Cricket Eggs: All The Facts And Information.

Generally, crickets lay eggs for the sole purpose of continuing their lifecycle. These insects have a short life span! That being said, cricket eggs may differ in color, shape, or even texture depending on the species of cricket insect. But before we go into that, let’s know a little about crickets.

Crickets are soft-bodied, defenseless insects from the Gryllidae family like the grasshoppers and the locust. They are harmless to humans and have become a food source due to their rich protein. Crickets are now trained by humans for both personal and commercial use. These insects are known for the chirping sound they produce and for their long antenna. They come in diverse colors due to the different species which on some occasions affect the kinds of eggs they produce.

Types of cricket eggs.

There are about 900 cricket species, if not more. These species of cricket lay eggs for the survival of their species. And since they differ in color, their eggs may also differ. For the sake of this article, we will mention but a few of these cricket types.

House cricket eggs: House crickets are found in the home where they also lay their eggs. These species of cricket live in building yards, in upholstered furniture, clothes, and near trash bins. House crickets are light brown, about 3-4 inch with long back legs and antennae. Their eggs, similar to other cricket eggs, are white or yellow and are about 3 mm in length. Female house crickets lay their eggs in cracks, crevices, and walls in dark moist areas.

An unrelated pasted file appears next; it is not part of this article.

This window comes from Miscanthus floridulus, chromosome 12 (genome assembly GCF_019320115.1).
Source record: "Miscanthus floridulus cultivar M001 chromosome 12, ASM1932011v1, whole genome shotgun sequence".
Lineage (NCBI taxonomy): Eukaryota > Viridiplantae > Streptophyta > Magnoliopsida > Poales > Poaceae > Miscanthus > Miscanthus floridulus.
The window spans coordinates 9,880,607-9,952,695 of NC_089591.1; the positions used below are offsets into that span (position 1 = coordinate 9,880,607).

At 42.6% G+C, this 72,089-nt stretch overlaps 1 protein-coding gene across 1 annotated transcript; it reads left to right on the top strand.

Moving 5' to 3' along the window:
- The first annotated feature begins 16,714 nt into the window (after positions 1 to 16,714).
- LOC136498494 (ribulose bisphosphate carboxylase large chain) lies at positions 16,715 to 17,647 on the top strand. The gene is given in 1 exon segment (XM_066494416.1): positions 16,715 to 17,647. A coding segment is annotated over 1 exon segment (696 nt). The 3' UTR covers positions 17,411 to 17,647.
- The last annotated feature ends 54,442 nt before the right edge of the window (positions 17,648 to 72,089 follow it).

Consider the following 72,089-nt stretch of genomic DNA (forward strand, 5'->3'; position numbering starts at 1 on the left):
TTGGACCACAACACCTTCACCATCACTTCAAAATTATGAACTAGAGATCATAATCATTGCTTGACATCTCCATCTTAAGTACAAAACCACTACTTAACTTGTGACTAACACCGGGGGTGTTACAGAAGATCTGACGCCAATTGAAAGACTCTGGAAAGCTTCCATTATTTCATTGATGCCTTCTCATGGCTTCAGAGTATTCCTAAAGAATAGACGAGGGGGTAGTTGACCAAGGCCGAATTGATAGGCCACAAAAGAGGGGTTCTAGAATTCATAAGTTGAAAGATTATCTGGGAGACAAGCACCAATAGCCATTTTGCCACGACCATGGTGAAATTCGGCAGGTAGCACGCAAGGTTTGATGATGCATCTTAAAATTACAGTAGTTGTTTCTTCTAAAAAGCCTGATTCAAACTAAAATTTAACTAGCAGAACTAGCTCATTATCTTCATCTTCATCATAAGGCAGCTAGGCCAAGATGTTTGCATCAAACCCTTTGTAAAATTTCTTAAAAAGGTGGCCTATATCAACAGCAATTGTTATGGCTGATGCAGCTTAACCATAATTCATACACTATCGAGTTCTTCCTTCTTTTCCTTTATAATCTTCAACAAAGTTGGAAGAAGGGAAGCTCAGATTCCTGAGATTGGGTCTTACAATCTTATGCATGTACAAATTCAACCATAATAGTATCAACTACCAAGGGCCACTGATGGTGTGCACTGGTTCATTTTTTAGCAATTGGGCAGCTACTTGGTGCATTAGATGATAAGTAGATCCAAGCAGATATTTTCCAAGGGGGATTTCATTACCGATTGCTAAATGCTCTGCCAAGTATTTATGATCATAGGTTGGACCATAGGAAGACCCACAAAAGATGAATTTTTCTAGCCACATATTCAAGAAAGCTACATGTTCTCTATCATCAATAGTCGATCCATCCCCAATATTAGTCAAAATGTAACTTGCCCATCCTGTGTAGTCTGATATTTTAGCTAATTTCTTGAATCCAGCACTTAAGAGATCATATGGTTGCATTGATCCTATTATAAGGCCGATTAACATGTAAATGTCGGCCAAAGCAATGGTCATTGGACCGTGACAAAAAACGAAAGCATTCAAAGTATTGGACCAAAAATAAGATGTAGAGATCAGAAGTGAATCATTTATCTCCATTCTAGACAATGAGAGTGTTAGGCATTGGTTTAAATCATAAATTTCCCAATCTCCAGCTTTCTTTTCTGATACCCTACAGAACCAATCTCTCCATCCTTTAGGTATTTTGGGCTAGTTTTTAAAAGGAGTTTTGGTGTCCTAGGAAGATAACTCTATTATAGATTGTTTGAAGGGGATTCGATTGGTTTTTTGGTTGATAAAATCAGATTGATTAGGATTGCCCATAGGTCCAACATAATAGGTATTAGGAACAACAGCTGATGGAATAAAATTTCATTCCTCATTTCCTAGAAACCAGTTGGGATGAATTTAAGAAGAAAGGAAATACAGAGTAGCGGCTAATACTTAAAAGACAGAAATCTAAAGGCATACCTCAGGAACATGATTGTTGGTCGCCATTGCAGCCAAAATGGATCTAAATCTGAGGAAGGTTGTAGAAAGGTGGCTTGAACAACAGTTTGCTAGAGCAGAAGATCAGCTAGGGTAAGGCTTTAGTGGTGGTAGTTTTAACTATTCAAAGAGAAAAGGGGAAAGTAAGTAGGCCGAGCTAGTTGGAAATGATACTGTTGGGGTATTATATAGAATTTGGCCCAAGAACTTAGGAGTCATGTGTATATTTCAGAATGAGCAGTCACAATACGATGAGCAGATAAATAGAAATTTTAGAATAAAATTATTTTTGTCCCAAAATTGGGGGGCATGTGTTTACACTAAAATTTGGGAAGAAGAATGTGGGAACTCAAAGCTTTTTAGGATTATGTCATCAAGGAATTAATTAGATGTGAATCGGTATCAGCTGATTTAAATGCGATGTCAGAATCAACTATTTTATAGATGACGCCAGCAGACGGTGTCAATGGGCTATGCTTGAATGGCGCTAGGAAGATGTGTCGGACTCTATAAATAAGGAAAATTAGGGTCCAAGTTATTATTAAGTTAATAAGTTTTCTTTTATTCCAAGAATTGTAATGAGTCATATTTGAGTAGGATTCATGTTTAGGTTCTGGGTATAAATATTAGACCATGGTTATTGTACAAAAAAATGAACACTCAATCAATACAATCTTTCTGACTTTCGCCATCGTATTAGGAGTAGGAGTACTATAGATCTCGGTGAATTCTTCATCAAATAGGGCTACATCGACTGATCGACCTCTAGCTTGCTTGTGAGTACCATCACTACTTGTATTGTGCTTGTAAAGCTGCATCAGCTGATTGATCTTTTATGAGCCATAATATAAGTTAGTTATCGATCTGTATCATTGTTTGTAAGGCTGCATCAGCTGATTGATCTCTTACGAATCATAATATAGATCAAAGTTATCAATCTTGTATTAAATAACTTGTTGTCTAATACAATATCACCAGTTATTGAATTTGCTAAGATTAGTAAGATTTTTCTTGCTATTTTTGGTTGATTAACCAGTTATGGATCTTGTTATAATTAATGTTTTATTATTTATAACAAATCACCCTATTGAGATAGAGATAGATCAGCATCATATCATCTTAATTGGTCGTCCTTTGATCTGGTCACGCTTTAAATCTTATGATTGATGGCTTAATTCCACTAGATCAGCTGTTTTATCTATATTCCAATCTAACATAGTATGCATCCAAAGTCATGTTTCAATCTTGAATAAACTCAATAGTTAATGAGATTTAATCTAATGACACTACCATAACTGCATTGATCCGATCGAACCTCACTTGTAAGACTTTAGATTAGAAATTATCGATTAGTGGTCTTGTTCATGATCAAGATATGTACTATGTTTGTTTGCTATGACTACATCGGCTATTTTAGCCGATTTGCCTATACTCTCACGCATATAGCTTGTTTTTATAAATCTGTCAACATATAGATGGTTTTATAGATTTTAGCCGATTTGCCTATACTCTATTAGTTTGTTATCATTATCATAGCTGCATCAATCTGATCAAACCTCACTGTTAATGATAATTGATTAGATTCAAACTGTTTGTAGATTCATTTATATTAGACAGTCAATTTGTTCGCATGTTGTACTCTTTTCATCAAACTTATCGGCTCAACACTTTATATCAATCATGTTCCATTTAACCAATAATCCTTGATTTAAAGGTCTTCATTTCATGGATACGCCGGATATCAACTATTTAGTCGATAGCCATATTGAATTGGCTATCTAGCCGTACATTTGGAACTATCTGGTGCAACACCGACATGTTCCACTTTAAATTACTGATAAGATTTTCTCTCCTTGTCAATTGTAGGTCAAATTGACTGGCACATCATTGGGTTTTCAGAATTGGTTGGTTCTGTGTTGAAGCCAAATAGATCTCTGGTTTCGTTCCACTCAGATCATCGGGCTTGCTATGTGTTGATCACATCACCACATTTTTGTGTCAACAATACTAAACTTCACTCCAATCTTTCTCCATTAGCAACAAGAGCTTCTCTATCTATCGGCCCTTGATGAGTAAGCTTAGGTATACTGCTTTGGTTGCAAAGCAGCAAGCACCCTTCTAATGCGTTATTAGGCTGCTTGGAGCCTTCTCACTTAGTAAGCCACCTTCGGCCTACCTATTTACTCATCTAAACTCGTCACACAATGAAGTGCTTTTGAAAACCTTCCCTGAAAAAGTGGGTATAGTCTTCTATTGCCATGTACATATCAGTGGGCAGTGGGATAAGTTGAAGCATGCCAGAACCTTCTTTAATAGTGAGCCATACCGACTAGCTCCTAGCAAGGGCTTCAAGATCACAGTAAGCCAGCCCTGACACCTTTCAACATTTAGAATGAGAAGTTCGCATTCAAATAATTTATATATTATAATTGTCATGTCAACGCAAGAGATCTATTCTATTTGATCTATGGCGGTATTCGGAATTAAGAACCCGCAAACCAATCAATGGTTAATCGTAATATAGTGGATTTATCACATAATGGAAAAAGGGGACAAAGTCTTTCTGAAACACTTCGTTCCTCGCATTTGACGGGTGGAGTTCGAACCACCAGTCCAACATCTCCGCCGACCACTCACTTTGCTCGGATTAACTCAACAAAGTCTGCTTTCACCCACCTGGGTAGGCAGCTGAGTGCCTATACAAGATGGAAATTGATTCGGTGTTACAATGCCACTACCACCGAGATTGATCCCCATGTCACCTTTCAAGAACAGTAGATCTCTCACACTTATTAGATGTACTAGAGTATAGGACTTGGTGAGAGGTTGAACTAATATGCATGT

Camel cricket eggs: Camel crickets are between light to dark brown with a segmented body. They have a humpback appearance and live in caves, underneath damp stones or plants. Camel cricket eggs are about 2 -3 mm in length and oval-shaped. The eggshell of this cricket species starts as semi-see through but hardens over time and becomes white.

Field cricket eggs: Field cricket eggs are usually found buried in the soul. These crickets are mostly found in your farms or gardens and feed on plants. Their color is shiny black. Females of this species lay their eggs in moist soil. Their eggs are oval-shaped and whitish. 

READ MORE: How to get rid of crickets.

What do cricket eggs look like?

Cricket eggs are often tiny oval-shaped eggs, in the shape of a match ball. Because of how tiny cricket eggs are, you may not readily see them even when they are clunked up in one area. These insects lay their eggs in moist dirty areas. The color of cricket eggs may differ based on the species but it is usually light brown. Many crickets often eat up their eggs so it is advised that you separate the eggs from the cricket when you are breeding them. 

How do crickets lay eggs?